Author's notes: This fic is based on the movie The Graduate, though not exactly a crossover. Miranda is still the editor-in-chief at Runway – but not that this is pretty much AU when it comes to a few details: Stephen is the twins' biological father, he and Miranda has the same name, and Stephen is Andy's dad's business partner. As for the rest, well, it's in the fic! According to comments on LJ, this should be totally readable even if you haven't seen The Graduate (if you haven't, prepare to develop a crush on Anne Bancroft!), a very good movie, with some major flaws I try to fix with this story. ;)

The Sachs family was proudly celebrating their daughter Andrea's graduation. To Andy herself, it wasn't such a big deal. She liked books, she had always been a bookworm, so why shouldn't she study? But to her parents, everything should have a purpose beyond pleasure, and they had hinted more and more often that they expected something big from her in the future.

The big party was their way of showing that. It wasn't so much a gesture directed towards her, she thought, as towards all their friends. They wanted to show off their clever daughter and brag about her achievements as if they had been their own. All the guests who enjoyed the barbecue, the drinks, the snacks and the company, they didn't care about her, but they talked enthusiastically about her future, asked about her plans, and shook her hand.

Perhaps she was being unfair. But Andy was getting tired of it already.

"Andy dear", her mother called, "come and say hello to the Priestlys. You remember the Priestlys, don't you?"

Yeah, sure, Andy remembered the Priestlys. She knew almost everything about all her parents' friends, at least as much as she cared to remember, because she had been brought up to be attentive and polite. And the Priestlys were kind of hard to ignore. The husband, Stephen, was her father's colleague; a loud, over-enthusiastic man who had loved to call Andy 'my dear boy' when she was younger and refused to wear girly clothes.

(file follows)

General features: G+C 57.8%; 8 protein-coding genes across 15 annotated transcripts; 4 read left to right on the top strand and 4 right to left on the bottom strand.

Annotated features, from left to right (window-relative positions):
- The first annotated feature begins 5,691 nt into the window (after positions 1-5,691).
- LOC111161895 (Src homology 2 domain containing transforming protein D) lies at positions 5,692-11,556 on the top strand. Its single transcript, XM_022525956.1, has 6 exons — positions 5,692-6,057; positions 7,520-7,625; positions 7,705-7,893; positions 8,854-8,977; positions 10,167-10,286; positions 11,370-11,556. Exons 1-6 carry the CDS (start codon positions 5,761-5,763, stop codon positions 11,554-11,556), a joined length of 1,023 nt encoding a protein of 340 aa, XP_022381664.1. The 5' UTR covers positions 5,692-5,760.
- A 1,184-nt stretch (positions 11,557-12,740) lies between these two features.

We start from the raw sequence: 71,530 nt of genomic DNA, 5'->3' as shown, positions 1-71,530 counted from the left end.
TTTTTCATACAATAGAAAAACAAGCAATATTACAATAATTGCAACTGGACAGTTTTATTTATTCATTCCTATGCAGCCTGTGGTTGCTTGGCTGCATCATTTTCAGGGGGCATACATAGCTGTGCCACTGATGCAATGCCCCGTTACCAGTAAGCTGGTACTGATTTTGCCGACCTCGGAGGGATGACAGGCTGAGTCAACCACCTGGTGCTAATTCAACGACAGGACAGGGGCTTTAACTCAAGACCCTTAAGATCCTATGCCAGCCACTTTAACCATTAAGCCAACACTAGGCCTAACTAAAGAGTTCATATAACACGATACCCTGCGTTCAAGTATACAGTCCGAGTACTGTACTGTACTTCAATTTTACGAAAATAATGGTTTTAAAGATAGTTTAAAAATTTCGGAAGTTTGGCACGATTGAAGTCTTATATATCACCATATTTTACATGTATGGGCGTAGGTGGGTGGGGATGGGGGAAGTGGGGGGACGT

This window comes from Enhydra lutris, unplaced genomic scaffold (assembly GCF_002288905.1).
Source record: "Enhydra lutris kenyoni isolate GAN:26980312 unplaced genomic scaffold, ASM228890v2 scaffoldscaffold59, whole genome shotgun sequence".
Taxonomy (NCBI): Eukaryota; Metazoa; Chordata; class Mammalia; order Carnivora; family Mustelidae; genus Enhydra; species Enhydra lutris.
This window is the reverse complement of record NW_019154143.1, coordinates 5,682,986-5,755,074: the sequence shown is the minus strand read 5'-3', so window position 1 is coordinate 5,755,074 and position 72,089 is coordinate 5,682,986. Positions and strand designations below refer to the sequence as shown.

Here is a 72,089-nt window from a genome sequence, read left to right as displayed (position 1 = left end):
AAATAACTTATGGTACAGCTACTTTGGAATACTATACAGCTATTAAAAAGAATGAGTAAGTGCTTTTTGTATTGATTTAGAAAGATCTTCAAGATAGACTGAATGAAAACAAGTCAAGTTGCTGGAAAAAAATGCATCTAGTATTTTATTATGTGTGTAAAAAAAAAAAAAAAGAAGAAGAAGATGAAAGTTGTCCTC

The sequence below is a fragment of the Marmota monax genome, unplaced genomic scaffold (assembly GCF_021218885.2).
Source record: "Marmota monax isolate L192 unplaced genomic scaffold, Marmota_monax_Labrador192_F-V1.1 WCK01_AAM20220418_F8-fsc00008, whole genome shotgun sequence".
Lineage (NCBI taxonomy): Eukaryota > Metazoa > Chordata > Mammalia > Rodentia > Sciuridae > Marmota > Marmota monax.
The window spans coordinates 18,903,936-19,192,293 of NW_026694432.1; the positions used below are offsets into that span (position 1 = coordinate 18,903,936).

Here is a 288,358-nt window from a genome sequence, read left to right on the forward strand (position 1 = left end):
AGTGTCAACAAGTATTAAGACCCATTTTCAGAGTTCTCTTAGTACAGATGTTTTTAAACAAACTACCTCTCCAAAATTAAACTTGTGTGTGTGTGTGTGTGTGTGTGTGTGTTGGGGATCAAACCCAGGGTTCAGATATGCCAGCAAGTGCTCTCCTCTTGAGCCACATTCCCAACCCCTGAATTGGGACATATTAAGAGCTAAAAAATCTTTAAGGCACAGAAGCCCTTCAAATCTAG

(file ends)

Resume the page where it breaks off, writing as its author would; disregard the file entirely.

Mrs. Priestly rarely took any notice of Andy when she was little. Andy on the other hand had always admired her. But she had been intimidated by her, too, because of her impressive elegance and her way of staring so coldly at people, especially at anyone who dared to contradict her.

Miranda Priestly was a fashion queen, the editor of Runway magazine. Andy had never known what to say to her except 'hello' and 'goodbye.' The couple had young twin daughters and Andy used to babysit for them sometimes when she was in high school, but it had almost always been Stephen who made the arrangements.

Now Mrs. Priestly was there in the Sachs home to congratulate Andy, together with the rest of the world, or so it seemed. The whole idea was absurd. Andy admired the way the fashion queen's white hair fell softly around her head. She shook her own head at the sudden desire she felt to touch it, to know what it felt like, and hardly listened as the woman said something to her mother.

"Oh yes, we're so proud of our Andy. Proud, proud, proud! She has always studied so hard, ever since she was little. She hasn't even taken the time to be interested in boys, as far as I know. And I would love to know!"

"Mom!" Andy hissed, and couldn't help that she blushed. It was nobody's business, if she was interested in boys or not.

"Is that so?" Mrs. Priestly said, scrutinizing Andy while sipping her drink, "and apparently, I don't think the young lady ever has taken the time to read Runway either… or any other fashion magazine…"

"No", Mrs. Sachs giggled, "I daresay she hasn't… But now that she's graduated I'm sure she'll change her mind about that. She's not a child anymore."

"Hm", Mrs. Priestly agreed, "no, definitely not…"

Andy turned around, even if it was impolite. But wasn't her mother rude, too? What gives parents the right to talk about their children's private lives and make fun of them in front of their guests? As if children never grow up.

And why should she be interested in boys or something as boring as fashion anyway? She did not have time to date, and besides, no one worthy of her attention had showed up. When all her friends were being silly over boys, Andy focused on her writing.

She didn't know how to answer people's questions; she never knew what to say. She didn't want to let anybody down, but she didn't have any plans, none whatsoever, apart from writing. Andy wanted to become a novelist, a poet, or a playwright, or all of that, but that wasn't 'real' and she had stopped talking about it long ago. Becoming something as bohemian as a writer just wasn't good enough, not in their world.

Andy decided to sneak away upstairs and hide in her old room for a while. She couldn't take it anymore; she needed the sound of silence to be able to breathe properly.